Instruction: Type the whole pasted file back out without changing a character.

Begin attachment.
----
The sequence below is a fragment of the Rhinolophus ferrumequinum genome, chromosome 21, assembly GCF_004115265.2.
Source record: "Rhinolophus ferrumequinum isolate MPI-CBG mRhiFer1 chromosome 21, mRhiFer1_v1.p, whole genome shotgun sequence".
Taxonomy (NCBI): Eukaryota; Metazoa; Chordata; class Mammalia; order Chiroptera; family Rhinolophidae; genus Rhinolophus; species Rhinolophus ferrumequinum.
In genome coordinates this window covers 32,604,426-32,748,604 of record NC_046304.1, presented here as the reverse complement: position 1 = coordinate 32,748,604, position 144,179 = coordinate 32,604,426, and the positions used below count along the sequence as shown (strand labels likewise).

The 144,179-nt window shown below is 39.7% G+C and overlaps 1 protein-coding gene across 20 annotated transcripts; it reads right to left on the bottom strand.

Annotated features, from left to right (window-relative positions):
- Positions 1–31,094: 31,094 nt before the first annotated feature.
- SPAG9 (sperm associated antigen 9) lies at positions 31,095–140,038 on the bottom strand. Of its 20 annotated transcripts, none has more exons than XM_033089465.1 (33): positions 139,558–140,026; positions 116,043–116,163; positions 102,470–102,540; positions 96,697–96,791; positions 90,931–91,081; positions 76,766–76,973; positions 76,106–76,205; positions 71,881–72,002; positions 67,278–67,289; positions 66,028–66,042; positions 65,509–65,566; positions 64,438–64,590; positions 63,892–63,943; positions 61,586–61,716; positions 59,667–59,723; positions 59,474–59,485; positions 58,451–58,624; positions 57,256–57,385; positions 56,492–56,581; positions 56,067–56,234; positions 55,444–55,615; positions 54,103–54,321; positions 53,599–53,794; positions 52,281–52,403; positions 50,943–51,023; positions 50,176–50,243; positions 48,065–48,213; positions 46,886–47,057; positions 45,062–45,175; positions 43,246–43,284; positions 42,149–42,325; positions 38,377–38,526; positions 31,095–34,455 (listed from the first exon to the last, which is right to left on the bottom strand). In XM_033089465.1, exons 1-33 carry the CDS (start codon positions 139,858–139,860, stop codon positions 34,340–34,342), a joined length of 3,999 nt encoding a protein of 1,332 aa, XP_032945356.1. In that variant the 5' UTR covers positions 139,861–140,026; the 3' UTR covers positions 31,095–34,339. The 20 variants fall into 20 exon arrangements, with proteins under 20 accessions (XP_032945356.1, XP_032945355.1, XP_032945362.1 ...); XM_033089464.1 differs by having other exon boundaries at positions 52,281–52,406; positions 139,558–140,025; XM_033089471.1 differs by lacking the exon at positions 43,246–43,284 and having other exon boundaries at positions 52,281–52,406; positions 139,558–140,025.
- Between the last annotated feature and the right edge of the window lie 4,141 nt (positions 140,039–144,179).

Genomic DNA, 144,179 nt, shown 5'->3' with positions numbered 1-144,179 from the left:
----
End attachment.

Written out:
The sequence below is a fragment of the Rhinolophus ferrumequinum genome, chromosome 21, assembly GCF_004115265.2.
Source record: "Rhinolophus ferrumequinum isolate MPI-CBG mRhiFer1 chromosome 21, mRhiFer1_v1.p, whole genome shotgun sequence".
Taxonomy (NCBI): Eukaryota; Metazoa; Chordata; class Mammalia; order Chiroptera; family Rhinolophidae; genus Rhinolophus; species Rhinolophus ferrumequinum.
In genome coordinates this window covers 32,604,426-32,748,604 of record NC_046304.1, presented here as the reverse complement: position 1 = coordinate 32,748,604, position 144,179 = coordinate 32,604,426, and the positions used below count along the sequence as shown (strand labels likewise).

The 144,179-nt window shown below is 39.7% G+C and overlaps 1 protein-coding gene across 20 annotated transcripts; it reads right to left on the bottom strand.

Annotated features, from left to right (window-relative positions):
- Positions 1–31,094: 31,094 nt before the first annotated feature.
- SPAG9 (sperm associated antigen 9) lies at positions 31,095–140,038 on the bottom strand. Of its 20 annotated transcripts, none has more exons than XM_033089465.1 (33): positions 139,558–140,026; positions 116,043–116,163; positions 102,470–102,540; positions 96,697–96,791; positions 90,931–91,081; positions 76,766–76,973; positions 76,106–76,205; positions 71,881–72,002; positions 67,278–67,289; positions 66,028–66,042; positions 65,509–65,566; positions 64,438–64,590; positions 63,892–63,943; positions 61,586–61,716; positions 59,667–59,723; positions 59,474–59,485; positions 58,451–58,624; positions 57,256–57,385; positions 56,492–56,581; positions 56,067–56,234; positions 55,444–55,615; positions 54,103–54,321; positions 53,599–53,794; positions 52,281–52,403; positions 50,943–51,023; positions 50,176–50,243; positions 48,065–48,213; positions 46,886–47,057; positions 45,062–45,175; positions 43,246–43,284; positions 42,149–42,325; positions 38,377–38,526; positions 31,095–34,455 (listed from the first exon to the last, which is right to left on the bottom strand). In XM_033089465.1, exons 1-33 carry the CDS (start codon positions 139,858–139,860, stop codon positions 34,340–34,342), a joined length of 3,999 nt encoding a protein of 1,332 aa, XP_032945356.1. In that variant the 5' UTR covers positions 139,861–140,026; the 3' UTR covers positions 31,095–34,339. The 20 variants fall into 20 exon arrangements, with proteins under 20 accessions (XP_032945356.1, XP_032945355.1, XP_032945362.1 ...); XM_033089464.1 differs by having other exon boundaries at positions 52,281–52,406; positions 139,558–140,025; XM_033089471.1 differs by lacking the exon at positions 43,246–43,284 and having other exon boundaries at positions 52,281–52,406; positions 139,558–140,025.
- Between the last annotated feature and the right edge of the window lie 4,141 nt (positions 140,039–144,179).

Genomic DNA, 144,179 nt, shown 5'->3' with positions numbered 1-144,179 from the left: